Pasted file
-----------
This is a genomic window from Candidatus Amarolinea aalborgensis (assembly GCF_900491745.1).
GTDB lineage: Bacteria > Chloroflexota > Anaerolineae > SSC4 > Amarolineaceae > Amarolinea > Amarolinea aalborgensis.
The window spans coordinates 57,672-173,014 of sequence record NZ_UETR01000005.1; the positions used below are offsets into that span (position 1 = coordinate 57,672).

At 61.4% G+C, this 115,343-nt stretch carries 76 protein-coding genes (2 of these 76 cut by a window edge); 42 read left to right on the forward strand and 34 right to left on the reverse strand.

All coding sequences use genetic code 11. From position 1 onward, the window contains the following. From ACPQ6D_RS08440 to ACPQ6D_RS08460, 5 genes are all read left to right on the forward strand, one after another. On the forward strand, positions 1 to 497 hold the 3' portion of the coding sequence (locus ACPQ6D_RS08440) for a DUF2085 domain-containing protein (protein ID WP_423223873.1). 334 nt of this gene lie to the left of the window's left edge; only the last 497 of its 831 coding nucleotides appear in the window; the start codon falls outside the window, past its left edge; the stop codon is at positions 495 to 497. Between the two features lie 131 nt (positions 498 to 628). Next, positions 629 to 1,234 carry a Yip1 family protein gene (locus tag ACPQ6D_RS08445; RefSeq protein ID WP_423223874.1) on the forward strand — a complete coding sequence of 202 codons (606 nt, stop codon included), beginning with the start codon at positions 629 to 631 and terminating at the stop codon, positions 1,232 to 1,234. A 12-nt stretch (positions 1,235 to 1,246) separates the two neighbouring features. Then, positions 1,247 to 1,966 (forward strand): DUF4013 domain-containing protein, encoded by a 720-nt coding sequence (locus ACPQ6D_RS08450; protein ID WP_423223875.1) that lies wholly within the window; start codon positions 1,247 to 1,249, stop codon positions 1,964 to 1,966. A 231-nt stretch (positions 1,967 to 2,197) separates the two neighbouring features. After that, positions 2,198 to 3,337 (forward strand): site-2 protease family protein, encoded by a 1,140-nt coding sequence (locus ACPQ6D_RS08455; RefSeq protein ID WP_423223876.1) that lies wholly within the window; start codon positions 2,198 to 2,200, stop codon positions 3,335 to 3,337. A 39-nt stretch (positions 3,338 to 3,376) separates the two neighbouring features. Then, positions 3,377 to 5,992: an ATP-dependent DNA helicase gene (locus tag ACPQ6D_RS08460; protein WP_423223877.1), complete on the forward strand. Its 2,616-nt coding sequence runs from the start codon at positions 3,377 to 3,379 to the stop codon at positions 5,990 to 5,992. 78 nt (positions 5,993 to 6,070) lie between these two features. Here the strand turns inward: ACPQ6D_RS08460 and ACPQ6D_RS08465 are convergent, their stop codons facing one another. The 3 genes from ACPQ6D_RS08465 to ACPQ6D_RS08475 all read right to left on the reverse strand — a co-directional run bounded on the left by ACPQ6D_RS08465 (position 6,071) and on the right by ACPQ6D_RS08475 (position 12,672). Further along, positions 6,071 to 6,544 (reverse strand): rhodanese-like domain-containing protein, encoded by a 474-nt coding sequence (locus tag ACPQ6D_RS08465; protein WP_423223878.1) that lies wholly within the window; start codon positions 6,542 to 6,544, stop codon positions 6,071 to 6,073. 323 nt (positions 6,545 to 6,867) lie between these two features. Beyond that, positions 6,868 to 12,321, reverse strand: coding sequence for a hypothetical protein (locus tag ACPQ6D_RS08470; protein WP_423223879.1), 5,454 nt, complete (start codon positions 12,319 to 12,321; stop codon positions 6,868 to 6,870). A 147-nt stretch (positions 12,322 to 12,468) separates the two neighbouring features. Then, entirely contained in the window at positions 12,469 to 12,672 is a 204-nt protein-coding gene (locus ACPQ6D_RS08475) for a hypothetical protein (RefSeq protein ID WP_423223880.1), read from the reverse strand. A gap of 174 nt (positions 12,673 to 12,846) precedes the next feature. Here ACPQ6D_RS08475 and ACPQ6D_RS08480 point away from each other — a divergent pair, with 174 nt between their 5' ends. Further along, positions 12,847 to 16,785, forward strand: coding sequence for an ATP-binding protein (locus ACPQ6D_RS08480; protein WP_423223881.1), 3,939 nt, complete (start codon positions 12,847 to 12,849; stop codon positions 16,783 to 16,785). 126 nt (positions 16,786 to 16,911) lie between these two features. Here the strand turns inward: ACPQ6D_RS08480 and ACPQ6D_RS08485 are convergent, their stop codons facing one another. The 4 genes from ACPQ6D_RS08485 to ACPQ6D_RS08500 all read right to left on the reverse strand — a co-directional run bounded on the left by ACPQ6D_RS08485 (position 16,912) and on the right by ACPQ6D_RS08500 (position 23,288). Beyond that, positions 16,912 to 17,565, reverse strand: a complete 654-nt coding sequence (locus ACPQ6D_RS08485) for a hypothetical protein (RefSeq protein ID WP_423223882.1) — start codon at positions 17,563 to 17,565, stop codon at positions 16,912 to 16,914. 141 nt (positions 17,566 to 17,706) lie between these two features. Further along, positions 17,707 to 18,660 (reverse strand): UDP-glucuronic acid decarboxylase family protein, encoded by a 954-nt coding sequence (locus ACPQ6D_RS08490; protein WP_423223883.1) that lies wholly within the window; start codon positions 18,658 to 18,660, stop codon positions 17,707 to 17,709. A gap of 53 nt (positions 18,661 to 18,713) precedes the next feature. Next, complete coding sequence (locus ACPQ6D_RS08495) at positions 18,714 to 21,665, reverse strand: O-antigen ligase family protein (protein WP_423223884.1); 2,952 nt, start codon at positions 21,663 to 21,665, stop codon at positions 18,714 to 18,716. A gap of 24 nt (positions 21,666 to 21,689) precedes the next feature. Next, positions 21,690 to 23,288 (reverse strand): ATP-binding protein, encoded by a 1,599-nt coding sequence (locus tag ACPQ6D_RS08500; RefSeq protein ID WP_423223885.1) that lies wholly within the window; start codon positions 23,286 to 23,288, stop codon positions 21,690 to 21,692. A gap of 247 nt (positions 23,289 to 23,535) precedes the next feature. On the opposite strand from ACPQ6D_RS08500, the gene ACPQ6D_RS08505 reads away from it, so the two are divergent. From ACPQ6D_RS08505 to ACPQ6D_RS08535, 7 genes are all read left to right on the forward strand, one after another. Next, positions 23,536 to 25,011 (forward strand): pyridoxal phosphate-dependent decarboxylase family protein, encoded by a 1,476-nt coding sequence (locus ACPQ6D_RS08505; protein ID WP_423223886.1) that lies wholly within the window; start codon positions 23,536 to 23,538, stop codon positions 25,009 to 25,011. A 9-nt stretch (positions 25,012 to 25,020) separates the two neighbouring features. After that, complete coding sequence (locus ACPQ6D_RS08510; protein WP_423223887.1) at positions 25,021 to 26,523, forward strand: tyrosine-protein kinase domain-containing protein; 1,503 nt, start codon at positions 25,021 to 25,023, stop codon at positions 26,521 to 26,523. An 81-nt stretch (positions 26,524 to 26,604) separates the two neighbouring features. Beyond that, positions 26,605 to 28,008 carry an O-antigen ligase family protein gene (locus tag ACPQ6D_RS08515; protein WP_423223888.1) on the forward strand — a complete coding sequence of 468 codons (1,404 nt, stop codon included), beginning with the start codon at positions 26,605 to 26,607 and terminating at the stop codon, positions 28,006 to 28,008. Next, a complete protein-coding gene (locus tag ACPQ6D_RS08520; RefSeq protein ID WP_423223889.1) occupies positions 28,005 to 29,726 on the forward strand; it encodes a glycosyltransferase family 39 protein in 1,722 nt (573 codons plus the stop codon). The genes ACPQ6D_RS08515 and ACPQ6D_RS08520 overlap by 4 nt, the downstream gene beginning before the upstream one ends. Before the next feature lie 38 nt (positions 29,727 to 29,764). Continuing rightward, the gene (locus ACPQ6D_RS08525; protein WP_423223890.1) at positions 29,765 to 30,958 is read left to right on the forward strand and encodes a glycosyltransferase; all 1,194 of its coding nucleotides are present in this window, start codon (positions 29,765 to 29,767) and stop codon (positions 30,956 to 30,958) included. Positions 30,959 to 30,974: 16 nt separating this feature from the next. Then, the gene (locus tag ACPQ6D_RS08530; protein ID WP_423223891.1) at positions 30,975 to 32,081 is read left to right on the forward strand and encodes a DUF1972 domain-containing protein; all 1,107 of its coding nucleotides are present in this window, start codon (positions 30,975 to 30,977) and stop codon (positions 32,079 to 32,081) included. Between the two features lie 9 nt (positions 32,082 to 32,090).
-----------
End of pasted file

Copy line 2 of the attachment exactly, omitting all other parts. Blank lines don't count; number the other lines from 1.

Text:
GTDB lineage: Bacteria > Chloroflexota > Anaerolineae > SSC4 > Amarolineaceae > Amarolinea > Amarolinea aalborgensis.